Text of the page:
March Reads

I would say ‘how has another month passed?’ but I seem to say the same thing every month, so I’ll save the spiel.

I had a real bumper month of reading and got stuck into some amazing books, so without further ado here’s an update

Eleanor Oliphant is Completely Fine by Gail Honeyman – 4/5

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This one is nominated for the 2018 Women’s Prize for Fiction and is such a memorable read. Loneliness, depression and friendship are all explored through Eleanor’s wonderfully quirky and bereft character – Gail Honeyman has created such a complex, deep and believable character in Eleanor, one who is set in her ways until one small accident changes everything for her. There were bits of this book which weren’t perfect, however overall I absolutely loved it and would heartily recommend it to friends and family. 

An Unremarkable Body by Elisa Lodato – 4/5

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When Katharine is found dead at the foot of her stairs, it is the mystery of her life that consumes her daughter, Laura. The book highlights that although, as we discover from her autopsy, Katherine has an unremarkable body she’s had a life full of hidden secrets. This book is a trip down memory lane, Laura longs for her dead Mother as she tries to figure out if she ever really knew her at all.

The F Word by Lily Pebbles – 3/5

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A modern-day tale of female friendship and its complexities, written by YouTuber Lily Pebbles. This was an easy read, but felt more like one long journal entry, than a study on friendship and was a little repetitive in places. For me, it lacked real substance and I think  it is probably better suited for a younger audience.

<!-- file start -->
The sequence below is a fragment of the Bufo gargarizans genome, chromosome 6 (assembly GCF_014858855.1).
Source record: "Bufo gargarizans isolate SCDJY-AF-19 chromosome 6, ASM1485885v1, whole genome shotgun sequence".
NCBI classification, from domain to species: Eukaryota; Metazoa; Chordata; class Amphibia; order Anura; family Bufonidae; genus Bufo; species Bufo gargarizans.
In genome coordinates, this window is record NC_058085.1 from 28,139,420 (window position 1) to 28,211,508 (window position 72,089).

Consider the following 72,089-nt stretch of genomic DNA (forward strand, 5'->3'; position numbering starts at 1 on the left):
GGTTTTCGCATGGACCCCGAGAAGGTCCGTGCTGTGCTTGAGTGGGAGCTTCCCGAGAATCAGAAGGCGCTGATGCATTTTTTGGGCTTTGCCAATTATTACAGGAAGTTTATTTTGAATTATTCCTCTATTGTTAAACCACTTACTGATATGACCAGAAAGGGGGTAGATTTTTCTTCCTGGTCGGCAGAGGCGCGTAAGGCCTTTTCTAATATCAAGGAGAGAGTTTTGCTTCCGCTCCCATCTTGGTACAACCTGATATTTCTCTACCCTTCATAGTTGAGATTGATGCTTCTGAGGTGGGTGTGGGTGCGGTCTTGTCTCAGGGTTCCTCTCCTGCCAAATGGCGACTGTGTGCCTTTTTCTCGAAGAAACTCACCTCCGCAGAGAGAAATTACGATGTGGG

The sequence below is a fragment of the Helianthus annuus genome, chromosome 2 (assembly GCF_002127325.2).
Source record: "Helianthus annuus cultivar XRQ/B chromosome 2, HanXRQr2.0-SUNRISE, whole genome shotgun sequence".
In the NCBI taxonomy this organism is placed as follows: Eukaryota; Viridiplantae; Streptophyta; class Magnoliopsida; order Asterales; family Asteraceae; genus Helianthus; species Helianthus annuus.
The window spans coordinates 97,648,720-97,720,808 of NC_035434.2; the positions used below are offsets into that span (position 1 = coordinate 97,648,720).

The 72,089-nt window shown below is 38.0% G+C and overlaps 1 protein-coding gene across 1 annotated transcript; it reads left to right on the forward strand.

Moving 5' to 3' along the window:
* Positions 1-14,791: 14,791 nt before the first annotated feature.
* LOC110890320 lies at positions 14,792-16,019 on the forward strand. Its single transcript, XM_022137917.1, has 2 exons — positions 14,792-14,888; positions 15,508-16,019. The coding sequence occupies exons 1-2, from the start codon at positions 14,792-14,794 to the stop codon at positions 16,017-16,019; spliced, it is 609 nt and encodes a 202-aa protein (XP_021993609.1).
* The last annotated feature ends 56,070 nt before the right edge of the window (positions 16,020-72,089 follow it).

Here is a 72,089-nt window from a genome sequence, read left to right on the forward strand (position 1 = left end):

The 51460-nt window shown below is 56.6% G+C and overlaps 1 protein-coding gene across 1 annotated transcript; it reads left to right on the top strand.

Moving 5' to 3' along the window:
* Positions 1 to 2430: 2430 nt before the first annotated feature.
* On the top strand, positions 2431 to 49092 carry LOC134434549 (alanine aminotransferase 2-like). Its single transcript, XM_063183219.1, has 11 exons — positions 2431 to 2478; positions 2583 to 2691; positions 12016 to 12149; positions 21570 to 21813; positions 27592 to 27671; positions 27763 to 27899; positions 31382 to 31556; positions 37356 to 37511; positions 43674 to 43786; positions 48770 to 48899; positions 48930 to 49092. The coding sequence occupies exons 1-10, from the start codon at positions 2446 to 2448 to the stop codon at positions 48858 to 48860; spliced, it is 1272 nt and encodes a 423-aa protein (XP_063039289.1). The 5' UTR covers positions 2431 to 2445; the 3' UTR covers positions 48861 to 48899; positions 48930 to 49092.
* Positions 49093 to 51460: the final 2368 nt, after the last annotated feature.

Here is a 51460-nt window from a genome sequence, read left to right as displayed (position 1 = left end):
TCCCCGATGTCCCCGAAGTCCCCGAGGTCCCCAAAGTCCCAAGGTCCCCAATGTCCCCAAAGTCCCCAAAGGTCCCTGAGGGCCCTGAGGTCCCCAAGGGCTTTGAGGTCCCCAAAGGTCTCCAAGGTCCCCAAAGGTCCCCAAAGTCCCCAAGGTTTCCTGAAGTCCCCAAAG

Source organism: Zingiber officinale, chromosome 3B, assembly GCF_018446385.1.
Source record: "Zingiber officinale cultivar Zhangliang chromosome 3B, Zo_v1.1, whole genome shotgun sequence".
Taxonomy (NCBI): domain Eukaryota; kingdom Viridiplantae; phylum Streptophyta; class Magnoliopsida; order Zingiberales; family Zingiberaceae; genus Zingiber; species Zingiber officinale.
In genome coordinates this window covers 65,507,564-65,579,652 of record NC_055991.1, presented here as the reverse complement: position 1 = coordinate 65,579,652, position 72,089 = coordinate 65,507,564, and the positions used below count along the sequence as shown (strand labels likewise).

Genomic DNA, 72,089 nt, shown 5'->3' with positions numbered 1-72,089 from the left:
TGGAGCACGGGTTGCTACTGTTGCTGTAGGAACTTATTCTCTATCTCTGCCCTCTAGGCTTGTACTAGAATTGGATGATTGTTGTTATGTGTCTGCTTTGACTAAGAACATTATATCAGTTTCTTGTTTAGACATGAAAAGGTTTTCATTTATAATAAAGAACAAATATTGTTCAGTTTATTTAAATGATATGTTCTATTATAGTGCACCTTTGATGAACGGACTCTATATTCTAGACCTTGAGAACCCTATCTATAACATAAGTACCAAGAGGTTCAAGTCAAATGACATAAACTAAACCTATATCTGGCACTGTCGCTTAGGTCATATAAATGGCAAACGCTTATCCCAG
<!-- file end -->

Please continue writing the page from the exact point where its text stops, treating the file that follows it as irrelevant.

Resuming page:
These Dividing Walls by Fran Cooper – 4/5

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An absolute powerhouse of a book. These Dividing Walls starts as a cosy look at the people behind four walls in Paris and ends up being an explosive look at race, politics, terrorism and relationships. I’m not going to say much about the topic, or what happens, as I implore you to read it. Fran Cooper’s second novel – The Two Houses – is out now and I’ve made sure I’ve requested it at my local library.

The Year of Living Danishly by Helen Russell – 4/5

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Denmark is officially the happiest nation on Earth. When Helen Russell is forced to move to rural Jutland, can she discover the secrets of their happiness? This book is split into months of the year, with the writer exploring one element of Danish life in each chapter – covering everything from traditions to the harsh Danish winters. This was such an enjoyable, cosy read which made me question what makes me happy in my life, but most of all it made me want to move to Denmark. Sign me up, when do I leave? 

We Were the Salt of the Sea by Roxanne Bouchard

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A lyrical, literary crime story. – a poetic ode to the sea. At times I struggled with the flow of this book – it has a certain lilt to it and a very distinctive voice rhythm and style. Unfortunately, on this occasion I just think it was the wrong timing for me to read this.

Animals by Emma Jane Unsworth – 4/5

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Described as a female version of Withnail and I, Animals is a raucous read from start to finish – it leaves you tired from Laura and Tyler’s high-octane escapades. However, underneath the drink, drugs and whirlwind lifestyles, it questions how we want our lives to pan-out, asking us when is the right time to grow up, as well as understanding what we might need to leave behind to achieve a happy life. A tale of female friendship, love and belonging.

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